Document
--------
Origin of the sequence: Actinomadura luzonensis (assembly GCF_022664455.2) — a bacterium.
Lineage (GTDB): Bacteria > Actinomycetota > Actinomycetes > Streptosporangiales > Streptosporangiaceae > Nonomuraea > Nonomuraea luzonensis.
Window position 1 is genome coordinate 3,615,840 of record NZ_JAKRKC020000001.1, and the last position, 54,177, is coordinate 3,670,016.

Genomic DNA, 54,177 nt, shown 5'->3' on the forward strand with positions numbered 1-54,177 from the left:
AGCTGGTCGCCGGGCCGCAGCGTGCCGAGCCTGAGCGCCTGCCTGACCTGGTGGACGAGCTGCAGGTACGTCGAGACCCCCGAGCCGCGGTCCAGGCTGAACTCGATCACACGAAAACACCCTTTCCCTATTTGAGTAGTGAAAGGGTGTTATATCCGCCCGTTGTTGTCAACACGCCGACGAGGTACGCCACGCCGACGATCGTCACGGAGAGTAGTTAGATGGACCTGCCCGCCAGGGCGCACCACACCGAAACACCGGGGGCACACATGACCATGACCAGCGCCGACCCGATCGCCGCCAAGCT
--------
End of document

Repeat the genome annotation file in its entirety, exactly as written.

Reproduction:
Origin of the sequence: Actinomadura luzonensis (assembly GCF_022664455.2) — a bacterium.
Lineage (GTDB): Bacteria > Actinomycetota > Actinomycetes > Streptosporangiales > Streptosporangiaceae > Nonomuraea > Nonomuraea luzonensis.
Window position 1 is genome coordinate 3,615,840 of record NZ_JAKRKC020000001.1, and the last position, 54,177, is coordinate 3,670,016.

Genomic DNA, 54,177 nt, shown 5'->3' on the forward strand with positions numbered 1-54,177 from the left:
AGCTGGTCGCCGGGCCGCAGCGTGCCGAGCCTGAGCGCCTGCCTGACCTGGTGGACGAGCTGCAGGTACGTCGAGACCCCCGAGCCGCGGTCCAGGCTGAACTCGATCACACGAAAACACCCTTTCCCTATTTGAGTAGTGAAAGGGTGTTATATCCGCCCGTTGTTGTCAACACGCCGACGAGGTACGCCACGCCGACGATCGTCACGGAGAGTAGTTAGATGGACCTGCCCGCCAGGGCGCACCACACCGAAACACCGGGGGCACACATGACCATGACCAGCGCCGACCCGATCGCCGCCAAGCT